One of the worst things to happen to a Geek’s setup is to see it fall down to pieces. This is exactly how it felt when my Synology NAS gradually started giving up on life.
The Rise of the DS1515+
The DS1515+ is a 5-bay NAS from Synology that has the extra powerful CPU (for the time), an Intel Atom C2538 Quad Core 2.4GHz, part of the C2000 series CPU, an information that is important. It has extra memory banks and was one of the first to get the SSD Cache feature where you could add an SSD and it would keep regularly accessed files there for faster retrieval.
I got mine in April 2015, quickly set it up and started making it part of my home network. It was wired and accessible to every TVs in our house, and I could copy files to it quickly through Ethernet. If I had a big dump of data to do, I could use the USB3 port and quickly copy files over.
Then, in January 2016, I had an idea. Let’s pimp that NAS! So I got together with a few great companies and wrote a blog post on how to customize this NAS and really pimp it up!
I added a 4GB RAM module from Kinston, on top of the existing 2GB that came with it. A brand new Kingston SDD to act as the SSD Cache. Two new Noctua NF-A8-FLX 80mm fans, so that I can now run it in “Cool Mode” but has it generate less sound than the regular mode with the original fans!
All that was great, until last fall… Almost 8 years to the day.
The Downfall of the DS1515+
This NAS has been rock-solid for me. Running 24/7 and always being there, with very few issues over the years. Most of the issues happened near a power outage or a sudden OS upgrade I was not expecting.
But then, it restarted itself. Once, then twice. And the third time, I manually held the button to tell it to power cycle, and it never came back to life. Well, it was “alive” but the power LED was flashing blue, and the Alert LED, a LED I never saw ON, was also flashing orange. Oh, oh.
Research online brought me to the famous C2000 problem. That generation of CPU from Intel has a known issue. So much that Synology added years of warranty to the product to cover for any issues, but there’s no real permanent fix. All you can do is try a few things and hope that one of them is fixing the problem. But none of them are permanent.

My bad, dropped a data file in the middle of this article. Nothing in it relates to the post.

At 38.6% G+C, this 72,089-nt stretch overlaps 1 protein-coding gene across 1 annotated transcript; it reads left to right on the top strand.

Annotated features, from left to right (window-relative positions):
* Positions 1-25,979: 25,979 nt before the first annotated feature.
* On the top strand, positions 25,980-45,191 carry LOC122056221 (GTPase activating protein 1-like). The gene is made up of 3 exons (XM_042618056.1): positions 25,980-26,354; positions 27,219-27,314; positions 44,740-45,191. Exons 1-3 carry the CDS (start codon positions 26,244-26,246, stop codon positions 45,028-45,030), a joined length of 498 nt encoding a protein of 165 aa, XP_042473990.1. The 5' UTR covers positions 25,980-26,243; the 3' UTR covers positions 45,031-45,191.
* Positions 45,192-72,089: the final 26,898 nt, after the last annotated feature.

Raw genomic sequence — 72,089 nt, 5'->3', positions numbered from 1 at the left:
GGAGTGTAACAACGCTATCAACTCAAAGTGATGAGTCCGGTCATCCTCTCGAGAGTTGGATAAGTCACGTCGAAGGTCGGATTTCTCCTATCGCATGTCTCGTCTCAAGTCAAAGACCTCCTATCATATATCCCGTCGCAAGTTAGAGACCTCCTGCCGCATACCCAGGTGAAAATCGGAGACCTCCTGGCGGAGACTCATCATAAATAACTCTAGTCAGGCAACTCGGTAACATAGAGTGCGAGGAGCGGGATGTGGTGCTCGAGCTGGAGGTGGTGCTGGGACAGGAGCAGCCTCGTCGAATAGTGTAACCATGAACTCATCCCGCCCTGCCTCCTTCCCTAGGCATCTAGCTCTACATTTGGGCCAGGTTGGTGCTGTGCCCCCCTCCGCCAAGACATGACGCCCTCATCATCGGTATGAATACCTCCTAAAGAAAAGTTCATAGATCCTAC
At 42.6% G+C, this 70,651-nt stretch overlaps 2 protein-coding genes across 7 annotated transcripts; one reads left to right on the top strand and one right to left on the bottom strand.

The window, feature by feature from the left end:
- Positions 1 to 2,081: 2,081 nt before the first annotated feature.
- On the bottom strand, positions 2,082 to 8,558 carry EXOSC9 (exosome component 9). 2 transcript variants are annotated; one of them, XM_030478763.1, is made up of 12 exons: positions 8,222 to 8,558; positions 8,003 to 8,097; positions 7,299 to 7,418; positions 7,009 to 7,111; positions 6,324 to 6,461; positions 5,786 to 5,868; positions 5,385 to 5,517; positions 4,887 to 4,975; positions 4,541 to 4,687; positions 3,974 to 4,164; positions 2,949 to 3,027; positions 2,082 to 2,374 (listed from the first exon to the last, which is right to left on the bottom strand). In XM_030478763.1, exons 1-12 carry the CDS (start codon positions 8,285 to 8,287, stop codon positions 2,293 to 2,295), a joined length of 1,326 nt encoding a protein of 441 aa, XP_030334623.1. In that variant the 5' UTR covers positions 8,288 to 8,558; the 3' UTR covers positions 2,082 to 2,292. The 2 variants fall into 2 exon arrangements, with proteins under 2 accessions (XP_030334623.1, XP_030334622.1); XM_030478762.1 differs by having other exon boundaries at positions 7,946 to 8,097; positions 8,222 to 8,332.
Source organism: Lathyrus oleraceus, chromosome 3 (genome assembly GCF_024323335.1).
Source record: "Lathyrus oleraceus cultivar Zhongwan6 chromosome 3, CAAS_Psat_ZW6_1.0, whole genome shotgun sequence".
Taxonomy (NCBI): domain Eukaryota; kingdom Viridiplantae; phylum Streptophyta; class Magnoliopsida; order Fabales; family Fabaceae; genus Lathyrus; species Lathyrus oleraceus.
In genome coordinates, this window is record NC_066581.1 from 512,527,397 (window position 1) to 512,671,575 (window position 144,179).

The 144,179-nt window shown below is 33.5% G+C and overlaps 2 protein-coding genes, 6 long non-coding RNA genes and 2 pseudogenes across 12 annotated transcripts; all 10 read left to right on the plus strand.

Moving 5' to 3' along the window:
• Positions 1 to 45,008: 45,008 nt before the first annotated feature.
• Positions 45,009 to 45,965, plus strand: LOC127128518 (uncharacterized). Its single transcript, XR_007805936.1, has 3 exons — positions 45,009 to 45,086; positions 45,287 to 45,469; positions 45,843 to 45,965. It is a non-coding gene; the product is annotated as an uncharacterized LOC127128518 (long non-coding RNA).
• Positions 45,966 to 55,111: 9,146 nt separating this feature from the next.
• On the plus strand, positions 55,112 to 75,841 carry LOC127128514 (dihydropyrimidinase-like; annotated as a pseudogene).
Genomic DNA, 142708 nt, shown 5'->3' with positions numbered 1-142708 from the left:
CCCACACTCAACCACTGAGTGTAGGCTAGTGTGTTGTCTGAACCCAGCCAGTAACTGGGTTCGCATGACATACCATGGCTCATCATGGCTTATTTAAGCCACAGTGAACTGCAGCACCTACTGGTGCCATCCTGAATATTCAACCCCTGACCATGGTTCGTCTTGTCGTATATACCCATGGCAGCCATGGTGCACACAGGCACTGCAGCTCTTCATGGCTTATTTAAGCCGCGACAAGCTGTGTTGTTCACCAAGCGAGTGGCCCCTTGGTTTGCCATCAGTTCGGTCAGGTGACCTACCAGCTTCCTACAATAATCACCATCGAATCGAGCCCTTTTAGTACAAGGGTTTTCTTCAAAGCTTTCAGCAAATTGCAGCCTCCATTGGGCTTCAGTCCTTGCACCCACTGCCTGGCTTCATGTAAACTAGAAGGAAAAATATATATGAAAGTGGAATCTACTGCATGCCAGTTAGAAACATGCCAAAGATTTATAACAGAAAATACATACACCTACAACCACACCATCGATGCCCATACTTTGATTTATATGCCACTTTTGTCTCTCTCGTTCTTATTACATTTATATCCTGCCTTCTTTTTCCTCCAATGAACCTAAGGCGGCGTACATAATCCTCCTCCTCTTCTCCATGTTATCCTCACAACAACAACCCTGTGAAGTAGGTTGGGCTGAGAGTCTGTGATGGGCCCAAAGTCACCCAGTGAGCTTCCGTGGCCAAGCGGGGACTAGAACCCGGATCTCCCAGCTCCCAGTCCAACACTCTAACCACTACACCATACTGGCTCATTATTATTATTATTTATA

I listed a few things to do, with increasing levels of difficulty:
- Try software resets (with the reset button)
- Try to plug the disks in my computer to restore data
- Remove extra RAM, leaving only the OEM RAM stick
- Replace the CR1220 battery
- Add a 100ohm resistance
- Replace the BC847B transistor
Steps 1 through 4 did not accomplish anything of meaning. Sure, I now have a fresh CR1220 battery in my NAS so that’s not a totally bad thing.
The Pain of the Data
The worst thing is step 2, when I tried to plug in my disks to my Mac. Not only can’t the Mac read ext4 disk outright, but even with the proper filesystem support added, I still needed the full-disk array plugged at the same time. This means all 4 SATA HDD must be plugged at once, including the 5th SSD Cache. And then, expose this to an Ubuntu virtual machine…
This means that, spoiler alert, in the future if I really need to replace my Synology, I absolutely have to swap it out with another 5-disk model. I can’t just get my data and move it to a 2-disk system for a while. This really is not fun and I am now thinking of getting a closet Mac Mini setup with Backblaze backed up disks to the cloud. So the data is always available, without the need to fuss with multiple disk arrays.
The Hunt and the Kill
Now that I had tried the easy steps, I need to get the 100 ohm resistance and try that. It’s far easier to solder this than to replace a transistor so let’s try that first. I found them on Amazon, 100 Ohm Resistors, 1/2 W, 5% (Pack of 10) for about 10$CA. My first order got lost and my second was cancelled. Sure it did not help that it was during the holidays, but still, it’s the first time Amazon is not able to ship me my order like that.
I then headed to the electronics store and was able to score 5 resistances for 23¢ 😄 I was then ready to do the installation. I used imagery found online to visually know which of the holes to use with the resistance and used my good old soldering iron to get this done. An easy job if you ever did soldering, and not a complicated one if you never did, just make sure the solder does not touch other contacts and you should be good.
The Boot Up
After the installation, I reassembled everything, easy task if you lay out your screws in little containers. I love the iFixIt anti-stack project tray, since it has lots and lots of little compartments for screws. It makes it easy to empty them in reverse order to get things back together.
Upon setting it back where it belongs, and hitting the power button, the NAS starts up… and no more flashing Alert LED! Success!
Heading back to the Synology admin panel, I can see it complained of a few unexpected reboots, and all, but everything is there and correctly configured. The date was wrong, but after a quick sync up with a time-server everything is good to go!
This is by no means a permanent fix. The C2000 line of CPU still has that hardware bug and we can’t get it fix. The only permanent solution is to replace the NAS with another NAS. The resistance will eventually give up, and we all have to use another one, and another one. I’m hoping this can last me a few more years, until I score a Mac Mini and replace my whole system with a closet Mac Mini with external hard drives.
There is still a chance that the resistor dies, and I will have to get that little thing fixed. Not as easy as these things are tiny, but it’s still doable with a magnifying glass and a more precise soldering iron. Let cross that bridge when we get there; we are not yet on that path.
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